Can you stuff your mattress with SMSF cash?

SMSF technical expert and columnist for The Australian newspaper
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Legions of investors love cash.

I don’t mean money deposited with the bank or old currency that’s classed as a collectible. I mean notes and coins that are current legal tender.

For some, their love of cash is cultural. For others, it might be the feeling of safety or power that piles of cash gives them. For example, they might think the financial system will imminently come crashing down and don’t want to lose their deposits if their bank collapses. Or alternatively, they might be keen to avoid a mooted bank deposit tax.

If you want your super fund to have “folders” or “readies”, as some London east-ender scallywags might say, can you store these SMSF cash holdings at home or at your business premises? Or do you need some other location?

Well, as with all these issues, the first place to look is your fund’s trust deed. I would be surprised if it didn’t allow you to hold currency but don’t assume I’m correct – just check this document!

In addition, there are several aspects of the super laws to consider:

1. Trustee covenants – these are over-arching attitudes that you’re expected to have when running your super fund; for example, act honestly, be prudent, create and implement an investment strategy and act without bias towards any fund members and so on.
Would most people think it prudent to have super fund money under your bed? I don’t think so, but maybe a fireproof safe or other similar storage facility might be more suitable.

Where would a prudent person think it best to hide the lock and/or its combination? I don’t think with all your fund’s paperwork would be a good place, or in typical places that thieves look, such as under a pot plant or your sock draw.

I would imagine a prudent person might think holding some sort of insurance policy on the loss of the money, due to fire or water damage or theft, would be a good idea.

Next comes the investment strategy – your fund’s investment strategy needs to cater for holding physical currency. Obviously, the lack of any return on this money needs to be considered.

There are no specific penalties for breaching trustee covenants, however, a breach of these might cause problems in defending any legal action taken against a trustee.

2. Sole purpose test – this says that any benefit you obtain from your fund prior to retirement must be incidental. I think some people would find the temptation not to use their fund’s cash holdings for personal reasons almost irresistible. Therefore, to help prevent problems, you might keep a listing of all serial numbers of the currency held by the fund. Despite the fact collating this information might be a painful exercise, especially if the notes are randomly numbered, it might be a job you’re effectively forced to complete. Each year, your fund’s auditor – as an easy way for them to confirm the notes still exist – may want to check that random numbers of notes are still in your possession and continue to be stored in an appropriate manner.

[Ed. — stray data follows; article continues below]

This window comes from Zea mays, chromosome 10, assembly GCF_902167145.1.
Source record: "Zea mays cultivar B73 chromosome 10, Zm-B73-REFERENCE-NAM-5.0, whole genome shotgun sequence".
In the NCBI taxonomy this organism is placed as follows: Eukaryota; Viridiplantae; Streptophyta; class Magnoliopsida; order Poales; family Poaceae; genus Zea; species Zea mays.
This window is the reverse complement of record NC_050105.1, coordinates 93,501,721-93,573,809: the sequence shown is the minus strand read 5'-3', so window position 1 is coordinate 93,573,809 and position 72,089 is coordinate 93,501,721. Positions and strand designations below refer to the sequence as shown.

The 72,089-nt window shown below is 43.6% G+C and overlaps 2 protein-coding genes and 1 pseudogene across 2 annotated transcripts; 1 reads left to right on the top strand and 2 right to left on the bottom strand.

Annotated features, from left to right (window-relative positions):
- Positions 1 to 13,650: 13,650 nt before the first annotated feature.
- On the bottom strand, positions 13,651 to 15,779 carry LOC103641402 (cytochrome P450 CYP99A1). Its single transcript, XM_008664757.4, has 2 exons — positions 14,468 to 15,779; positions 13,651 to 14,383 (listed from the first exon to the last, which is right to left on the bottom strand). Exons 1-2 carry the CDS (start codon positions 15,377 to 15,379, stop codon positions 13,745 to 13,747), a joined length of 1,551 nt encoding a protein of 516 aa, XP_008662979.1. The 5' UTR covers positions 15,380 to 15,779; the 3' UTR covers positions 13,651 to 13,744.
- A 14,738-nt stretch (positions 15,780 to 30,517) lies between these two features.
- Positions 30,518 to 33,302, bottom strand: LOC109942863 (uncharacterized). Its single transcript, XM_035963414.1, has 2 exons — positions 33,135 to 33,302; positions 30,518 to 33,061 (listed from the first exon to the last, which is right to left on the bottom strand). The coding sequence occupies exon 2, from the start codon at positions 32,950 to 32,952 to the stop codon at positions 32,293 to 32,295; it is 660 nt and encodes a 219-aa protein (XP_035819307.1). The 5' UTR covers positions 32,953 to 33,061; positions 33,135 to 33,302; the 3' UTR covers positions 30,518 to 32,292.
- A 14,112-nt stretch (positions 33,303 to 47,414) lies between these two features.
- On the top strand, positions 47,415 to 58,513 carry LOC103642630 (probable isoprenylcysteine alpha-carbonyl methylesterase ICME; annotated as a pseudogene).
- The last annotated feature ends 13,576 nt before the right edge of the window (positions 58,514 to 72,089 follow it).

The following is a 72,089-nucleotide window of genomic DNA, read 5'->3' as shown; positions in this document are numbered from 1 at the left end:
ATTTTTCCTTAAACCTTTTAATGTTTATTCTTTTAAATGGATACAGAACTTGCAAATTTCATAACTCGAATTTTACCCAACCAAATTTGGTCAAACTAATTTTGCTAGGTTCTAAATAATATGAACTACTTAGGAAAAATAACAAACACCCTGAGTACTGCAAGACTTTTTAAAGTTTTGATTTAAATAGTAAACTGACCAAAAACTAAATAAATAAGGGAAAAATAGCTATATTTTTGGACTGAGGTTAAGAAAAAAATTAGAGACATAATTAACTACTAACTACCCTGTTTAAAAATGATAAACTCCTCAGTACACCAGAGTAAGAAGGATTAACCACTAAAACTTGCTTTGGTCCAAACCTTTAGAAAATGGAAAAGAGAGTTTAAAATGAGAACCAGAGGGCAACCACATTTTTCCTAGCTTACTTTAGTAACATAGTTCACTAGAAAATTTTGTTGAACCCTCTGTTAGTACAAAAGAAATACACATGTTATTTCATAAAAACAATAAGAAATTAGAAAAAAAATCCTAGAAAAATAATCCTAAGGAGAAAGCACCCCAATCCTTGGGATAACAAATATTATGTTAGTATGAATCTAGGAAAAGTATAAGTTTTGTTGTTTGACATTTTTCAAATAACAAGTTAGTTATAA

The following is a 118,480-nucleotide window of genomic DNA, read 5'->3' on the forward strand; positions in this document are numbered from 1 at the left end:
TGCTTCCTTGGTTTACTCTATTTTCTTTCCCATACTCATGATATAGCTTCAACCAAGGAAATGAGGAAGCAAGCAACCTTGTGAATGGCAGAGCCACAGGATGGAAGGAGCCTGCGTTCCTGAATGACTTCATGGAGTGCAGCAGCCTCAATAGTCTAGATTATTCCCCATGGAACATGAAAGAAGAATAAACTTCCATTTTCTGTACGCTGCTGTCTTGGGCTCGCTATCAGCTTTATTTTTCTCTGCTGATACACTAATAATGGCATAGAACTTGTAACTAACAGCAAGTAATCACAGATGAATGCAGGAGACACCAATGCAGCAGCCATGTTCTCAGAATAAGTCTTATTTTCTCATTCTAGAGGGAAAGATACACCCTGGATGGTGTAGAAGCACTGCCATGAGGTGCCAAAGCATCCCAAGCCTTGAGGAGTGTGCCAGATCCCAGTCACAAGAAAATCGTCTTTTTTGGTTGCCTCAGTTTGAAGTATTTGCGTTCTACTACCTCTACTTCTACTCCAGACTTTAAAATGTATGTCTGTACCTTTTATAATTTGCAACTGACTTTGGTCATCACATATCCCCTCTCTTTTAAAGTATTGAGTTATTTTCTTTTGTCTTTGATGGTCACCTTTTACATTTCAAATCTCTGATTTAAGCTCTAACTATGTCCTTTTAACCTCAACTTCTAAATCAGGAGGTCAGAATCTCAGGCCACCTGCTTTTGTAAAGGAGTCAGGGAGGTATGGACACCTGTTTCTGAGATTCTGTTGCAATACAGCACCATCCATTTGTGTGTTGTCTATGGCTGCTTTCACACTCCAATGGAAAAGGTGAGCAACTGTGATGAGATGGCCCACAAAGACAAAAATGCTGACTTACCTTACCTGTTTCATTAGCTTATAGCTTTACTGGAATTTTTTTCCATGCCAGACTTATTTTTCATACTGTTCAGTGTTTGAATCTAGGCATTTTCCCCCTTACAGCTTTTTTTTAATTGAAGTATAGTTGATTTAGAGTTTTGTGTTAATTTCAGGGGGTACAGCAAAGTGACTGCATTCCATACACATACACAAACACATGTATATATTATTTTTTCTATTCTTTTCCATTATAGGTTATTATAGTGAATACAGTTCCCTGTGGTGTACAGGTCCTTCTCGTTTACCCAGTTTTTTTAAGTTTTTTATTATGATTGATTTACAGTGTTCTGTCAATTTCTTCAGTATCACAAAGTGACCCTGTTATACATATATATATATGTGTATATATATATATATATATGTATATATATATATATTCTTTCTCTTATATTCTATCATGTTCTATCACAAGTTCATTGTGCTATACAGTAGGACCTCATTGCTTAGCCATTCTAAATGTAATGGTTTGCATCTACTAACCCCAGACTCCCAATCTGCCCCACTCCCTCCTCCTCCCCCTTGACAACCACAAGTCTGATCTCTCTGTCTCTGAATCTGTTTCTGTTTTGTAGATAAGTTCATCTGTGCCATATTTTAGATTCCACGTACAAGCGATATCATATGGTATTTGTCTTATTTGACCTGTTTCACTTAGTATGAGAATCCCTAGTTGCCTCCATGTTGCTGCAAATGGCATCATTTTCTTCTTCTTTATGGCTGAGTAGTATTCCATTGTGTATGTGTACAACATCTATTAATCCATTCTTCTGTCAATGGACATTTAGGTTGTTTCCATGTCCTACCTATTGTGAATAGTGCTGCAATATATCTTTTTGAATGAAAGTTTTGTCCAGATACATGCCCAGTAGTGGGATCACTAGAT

3. Is currency an asset under the super laws? – under the super laws, yes it is, but does the same apply in your fund’s trust deed (see above)?

4. Artwork and collectible rules – currency that is legal tender isn’t a collectible, like currency that has been withdrawn from circulation. Collectible assets purchased after June 2010 can’t be stored at your home. Given that current bank notes aren’t collectibles, this rule won’t apply in this case.

5. In-house assets test – this says that only a small portion of your fund’s assets can be personally used. Unless you use some of the fund’s bank notes for your own or business purposes, even on a temporary basis, I can’t see this rule applying to cash holdings.

6. Financial assistance to members or their relatives – this is generally prohibited so even using a small amount of money would be a breach of this rule.

7. Where can you store your fund’s cash? Here are two ideas – a fireproof safe in a storage facility or in a safety deposit box at the bank you think might be about to go bust!

There is one final aspect about notes and coins – if your fund wants to use more than $10,000 at any point in time, for example to purchase an asset, then that transaction will have to be reported to AUSTRAC because of anti-money laundering and terrorism financing rules.

Important: This content has been prepared without taking account of the objectives, financial situation or needs of any particular individual. It does not constitute formal advice. Consider the appropriateness of the information in regards to your circumstances.

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